Running a Tipper Proved To Be a Lot More Complicated

running a tipper proved to be a lot more complicated

Daniel Louisy, YouTube star and UK trucking operator, reckons running a tipper proved to be a lot more complicated than he expected. Looking back he describes the experience as ‘a baptism of fire’. It didn’t help that he didn’t have his truck licence when he bought the truck, so had to learn rapidly. 

“If we priced a job, and two other competitors priced it, I would end up having to use their sand,” explains Daniel. “And they would invariably say ‘we ain’t got no sand’. I would say ‘I can see sand over there’, and they’d say ‘that’s not for you, that’s for a special job’. I kept coming unstuck. I needed my own railhead.”

In July 2019 the first train rolled into Ashville Aggregates’ 12,000 square metre site. As well as being a great move for his company, Daniel sees the railhead as being positive for both the economy and the environment. 

Ashville currently receives three or four trains a week, pulling 22 wagons, each loaded with 75 tonnes of product. My visit coincided with the arrival of 1,650 tonnes of 6C fill material, all destined for High Speed Two, a multi-billion-dollar rail project that will ultimately link London with the north of England and Scotland. 

Ashville has just four hours to unload each train, or face a heavy fine. But so far this hasn’t been a problem, due to Daniel’s pride and joy, an $850,000 Liebherr LH60 clamshell, and its skilled operator Wayne Inkpen. 

running a tipper proved to be a lot more complicated

When the trains started to arrive, it became immediately apparent that additional trucks were needed. More 8×4 tippers were added (see box item), taking the fleet total to 35. And there are more on order for delivery later this year. 

Daniel is one of the most driven and ambitious people I have ever interviewed, so it comes as little surprise when he tells me that this isn’t the end of Ashville’s expansion plans. 

“I have some magic numbers in my head in regard to the fleet size,” says Daniel. “And within 10 years I would like to have our own train, and our own quarry. So, if we are at this location, I would like the other end [of the railway line] to also be ours too. We’d be the masters of our own destiny.” 

He also has plans to step-up his social media presence, which he considers to be a significant string to the company’s bow.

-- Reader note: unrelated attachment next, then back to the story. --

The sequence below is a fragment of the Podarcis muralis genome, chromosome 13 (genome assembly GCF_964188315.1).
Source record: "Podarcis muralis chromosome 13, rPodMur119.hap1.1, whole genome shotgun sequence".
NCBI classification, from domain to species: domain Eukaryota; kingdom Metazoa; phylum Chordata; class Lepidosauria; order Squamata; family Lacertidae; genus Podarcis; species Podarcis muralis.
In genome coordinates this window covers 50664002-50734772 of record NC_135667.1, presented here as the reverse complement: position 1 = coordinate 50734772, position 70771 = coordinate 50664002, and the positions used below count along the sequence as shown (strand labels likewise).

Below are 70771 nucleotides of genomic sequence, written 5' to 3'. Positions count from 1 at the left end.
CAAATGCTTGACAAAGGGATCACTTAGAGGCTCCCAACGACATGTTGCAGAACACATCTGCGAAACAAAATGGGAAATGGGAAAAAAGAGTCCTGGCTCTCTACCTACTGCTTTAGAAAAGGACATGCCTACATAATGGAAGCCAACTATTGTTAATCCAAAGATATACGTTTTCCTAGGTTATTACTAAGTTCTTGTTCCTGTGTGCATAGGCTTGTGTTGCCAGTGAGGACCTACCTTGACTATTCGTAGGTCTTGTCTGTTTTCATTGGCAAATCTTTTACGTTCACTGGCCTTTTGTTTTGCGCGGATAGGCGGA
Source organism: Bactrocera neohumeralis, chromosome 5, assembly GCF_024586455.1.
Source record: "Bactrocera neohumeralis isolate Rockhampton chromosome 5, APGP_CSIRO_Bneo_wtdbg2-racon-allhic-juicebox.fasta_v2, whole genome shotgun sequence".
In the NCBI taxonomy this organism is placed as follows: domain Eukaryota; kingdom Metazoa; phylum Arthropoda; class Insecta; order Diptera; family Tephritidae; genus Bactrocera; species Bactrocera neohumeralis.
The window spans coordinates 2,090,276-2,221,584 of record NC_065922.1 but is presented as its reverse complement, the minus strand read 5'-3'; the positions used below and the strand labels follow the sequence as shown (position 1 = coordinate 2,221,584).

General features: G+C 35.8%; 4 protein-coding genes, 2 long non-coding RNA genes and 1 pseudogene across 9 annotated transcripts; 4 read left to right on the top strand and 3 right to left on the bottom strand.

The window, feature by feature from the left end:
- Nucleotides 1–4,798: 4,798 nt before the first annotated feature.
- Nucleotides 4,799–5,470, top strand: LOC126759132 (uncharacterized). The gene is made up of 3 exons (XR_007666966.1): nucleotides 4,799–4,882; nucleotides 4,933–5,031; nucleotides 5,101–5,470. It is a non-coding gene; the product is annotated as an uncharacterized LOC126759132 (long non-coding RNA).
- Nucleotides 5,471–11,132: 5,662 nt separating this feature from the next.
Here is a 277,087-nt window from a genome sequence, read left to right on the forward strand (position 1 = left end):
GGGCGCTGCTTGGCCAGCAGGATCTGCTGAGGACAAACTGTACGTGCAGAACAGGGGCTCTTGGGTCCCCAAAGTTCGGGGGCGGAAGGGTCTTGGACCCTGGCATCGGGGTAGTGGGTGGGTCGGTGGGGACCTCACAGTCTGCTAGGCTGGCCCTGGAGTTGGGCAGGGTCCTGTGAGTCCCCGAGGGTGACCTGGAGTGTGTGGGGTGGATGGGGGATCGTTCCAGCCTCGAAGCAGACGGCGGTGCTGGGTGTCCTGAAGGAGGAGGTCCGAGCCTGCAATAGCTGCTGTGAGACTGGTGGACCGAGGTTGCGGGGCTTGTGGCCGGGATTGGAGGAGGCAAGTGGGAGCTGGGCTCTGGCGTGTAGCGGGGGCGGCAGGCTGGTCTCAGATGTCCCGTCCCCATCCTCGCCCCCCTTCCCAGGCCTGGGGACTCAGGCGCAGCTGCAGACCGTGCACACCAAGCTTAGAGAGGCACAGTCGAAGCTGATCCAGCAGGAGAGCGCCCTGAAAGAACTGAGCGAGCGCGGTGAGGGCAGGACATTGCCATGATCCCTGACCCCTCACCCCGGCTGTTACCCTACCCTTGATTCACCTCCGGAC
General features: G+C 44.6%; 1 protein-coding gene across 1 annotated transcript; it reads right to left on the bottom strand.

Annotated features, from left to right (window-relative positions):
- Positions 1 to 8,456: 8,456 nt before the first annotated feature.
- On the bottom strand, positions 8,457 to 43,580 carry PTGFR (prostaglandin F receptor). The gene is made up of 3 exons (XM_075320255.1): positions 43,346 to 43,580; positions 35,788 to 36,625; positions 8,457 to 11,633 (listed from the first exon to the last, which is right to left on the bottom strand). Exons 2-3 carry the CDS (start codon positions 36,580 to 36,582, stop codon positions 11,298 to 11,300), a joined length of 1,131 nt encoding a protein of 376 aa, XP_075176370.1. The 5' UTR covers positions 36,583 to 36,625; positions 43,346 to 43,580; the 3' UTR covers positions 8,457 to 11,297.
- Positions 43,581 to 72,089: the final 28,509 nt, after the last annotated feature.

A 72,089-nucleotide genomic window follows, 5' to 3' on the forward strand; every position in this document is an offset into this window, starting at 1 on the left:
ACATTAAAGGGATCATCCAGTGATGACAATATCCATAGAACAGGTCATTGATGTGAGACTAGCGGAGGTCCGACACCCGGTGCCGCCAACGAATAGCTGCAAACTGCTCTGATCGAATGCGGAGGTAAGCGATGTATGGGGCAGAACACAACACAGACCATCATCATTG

running a tipper proved to be a lot more complicated

Dismissing my suggestion that the YouTube videos are little more than an unnecessary luxury, and unlikely to actually win Ashville Aggregates any work, Daniel says: “I used to spend a lot of money on Google Ad Words, but at £5 ($9) per click, what’s that actually doing for me? My competitors would click continually and run up a bill for me. Instead of spending that money with Google, I’d sooner invest it in my business.

“These days, when the phone rings, they don’t say ‘I found you on Google’. Some people might say ‘I saw one of your trucks’, but most say ‘I watched one of your videos’. Obviously there are people watching it all over the world, and I’m not going to deliver a skip to Australia, although I will if the money is right, but we do get work as a result.”

Before the interview ends, I have one last question for Daniel. Isn’t he concerned that Ashville Aggregates’ massive social media presence might be assisting its competition?

“I know it’s frowned upon to show people what you’re doing, but it doesn’t bother me. Usain Bolt could tell me what training he does, but I’m not going to get any faster, especially not at my age” he says. 

An Ashville Tipper

Although it is still running its original DAF tipper, these days Ashville Aggregates tends to only buy Scania. “They’re a good truck, and the drivers really like them,” says Daniel. 

He has eight 8×4 tippers on order now, an even mix of XT P410s and low-entry L-series, all with two-pedal transmissions.

All new tippers are specified with Scania’s City Safe window cut into the bottom of the nearside doors. This additional glazing is encouraged by London’s Mayor Sadiq Khan in his quest to reduce deaths of vulnerable road users in the capital.

“I do everything I can to make them as safe as possible,” says Daniel.

running a tipper proved to be a lot more complicated